Alfa Romeo 4C Review: Minimalist Performance at its Finest
What good is a sportscar if it cannot make you feel? Look to the world of the Lotus Evora or Porsche Cayman. They are both wonderful cars, and are fun to drive, but they don't command an idea or presence that goes far beyond its mechanical parts. For that sort of driving emotion, you must turn to the Italians.
But the problem with Italian cars is that you get either diminutive economy cars, or ludicrously expensive supercars. Where is the middle ground? Where can one get an incredibly fun to drive car with stunning looks but will not break the bank?
The Alfa Romeo 4C is that answer. It is a (relatively) affordable sports car that not only brings the passion of Italian driving to the masses, but gives some insight into the future of the sportscar.
To learn about this return to America for Alfa, and what the 4C means for motoring enthusiasts, we traveled to California, navigating the streets of San Francisco, the hills above Sausalito, and finally, the challenging track at Sonoma International Raceway (formerly known as Inferon). What we learned was that the 4C is a breath of fresh air, but still needs some work.
The 4C is constructed out of a carbon fiber tub, and utilizing aluminum for much of the other body components. This blend of CF and aluminum keeps the weight down without sending the price into the stratosphere.
What you must also know about the 4C is that it looks much better from the rear. The front and side styling is striking and will turn heads, but the proportions of the rear are absolutely sublime. Quite beautifully Alfa Romeo designers were able to make a mid engined car have a short rear deck and seemingly long hood, by continuing the front fenders all the way to the air scoops behind the doors.
Inside, Alfa Romeo has kept costs down through a minimalist interior. Much of the carbon fiber is exposed, and even some of the other interior panels are left naked. It is a tight fit, but even my 6-foot-3 frame can fit in the car, with a bit of room to spare. And I mean a bit.
The 4C is powered by a 1.75-liter turbocharged inline-4 which makes 237 horsepower and 260 pound feet of torque. Power is sent to the rear wheels through an incredibly quick-shifting 6-speed dual clutch transmission, operated via steering wheel-mounted paddle shifters.
What any driver who wishes to pilot the 4C must know is that it has no power steering. For the non-enthusiast, this is a nuisance, but for the true driver, this is one of the greatest assets of the 4C. In the parking lot, it takes a bit of effort to turn the wheel, but as you get moving it becomes easier to operate. In carving the winding mountain roads north of San Francisco, the steering is pure and as responsive as any car we’ve ever driven. No amount of electronically tuned power assist can replace a pure, analog, old-school steering system.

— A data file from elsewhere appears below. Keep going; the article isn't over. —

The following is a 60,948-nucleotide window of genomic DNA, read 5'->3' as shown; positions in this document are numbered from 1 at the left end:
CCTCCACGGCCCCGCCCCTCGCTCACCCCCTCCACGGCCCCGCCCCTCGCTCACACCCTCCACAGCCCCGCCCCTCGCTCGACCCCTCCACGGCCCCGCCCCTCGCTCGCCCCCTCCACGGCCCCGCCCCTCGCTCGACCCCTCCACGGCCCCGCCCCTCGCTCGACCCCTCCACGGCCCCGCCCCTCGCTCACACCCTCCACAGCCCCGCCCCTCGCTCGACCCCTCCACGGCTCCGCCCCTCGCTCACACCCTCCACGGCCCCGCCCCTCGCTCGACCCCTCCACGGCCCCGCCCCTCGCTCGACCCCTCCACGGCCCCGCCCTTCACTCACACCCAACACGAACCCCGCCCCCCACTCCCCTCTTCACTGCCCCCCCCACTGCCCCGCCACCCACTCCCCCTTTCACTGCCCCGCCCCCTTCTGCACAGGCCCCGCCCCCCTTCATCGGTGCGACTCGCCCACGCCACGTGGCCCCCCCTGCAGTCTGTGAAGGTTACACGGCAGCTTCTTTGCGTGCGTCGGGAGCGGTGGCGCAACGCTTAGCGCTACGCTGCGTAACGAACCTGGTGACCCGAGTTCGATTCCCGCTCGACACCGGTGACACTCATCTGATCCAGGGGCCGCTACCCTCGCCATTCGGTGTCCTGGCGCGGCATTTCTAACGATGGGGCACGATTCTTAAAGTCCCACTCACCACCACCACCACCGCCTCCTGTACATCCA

Just as good as the steering are the brakes, which came into their own when we arrived at the track. Sonoma is a rather difficult track, with many elevation changes and some tricky corners that come up quick. Build up enough speed and you are going to need to clamp down on the brakes before taking the hard corners.
Like the steering, the brakes have very little assist, and you need to put a great deal of effort into the braking zones before turning. In this sense, the 4C was a lot like the Formula Skip Barber cars that I have piloted in the past.
But most drivers of the 4C will not take it to the track, nor does it really matter. Too often, a car can be an engineering achievement, but fall short on the intangibles. The 4C is one of those great cars that are more than the sum of its parts. It has style that will make a statement when pulling up to the valet. It is a car that is more of a conveyance of emotion and the enjoyment of tearing down a windy back road, which is the perfect embodiment of what an Alfa Romeo should be.
That also means attainability. The standard Alfa Romeo 4C will start just under $54,000, with a rather steep $1,295 destination fee. You won't be able to get that base car out of the gate, however, as the Launch Edition (the only version available for buyers in this inaugural year in the U.S.) will set buyers back $68,400.
More than just what the return of Alfa means for motoring, the 4C is an affront to the notion that a sportscar needs to be overcomplicated with advanced suspension systems and hybrid drivetrains. The future doesn’t have to be filled with bloated vehicles. Elegant solutions to complex problems are an engineer’s dream, and when it takes the shape of a car like the Alfa Romeo 4C, it is an enthusiast’s dream too!
Engine: 1.7L Turbocharged Inline-4 Horsepower: 237 0-60: Approx. 4.5S Price (as tested): $68,400
Lightweight, track-focused Tactile feedback Relatively affordable
Heavier in the U.S. Not great for the road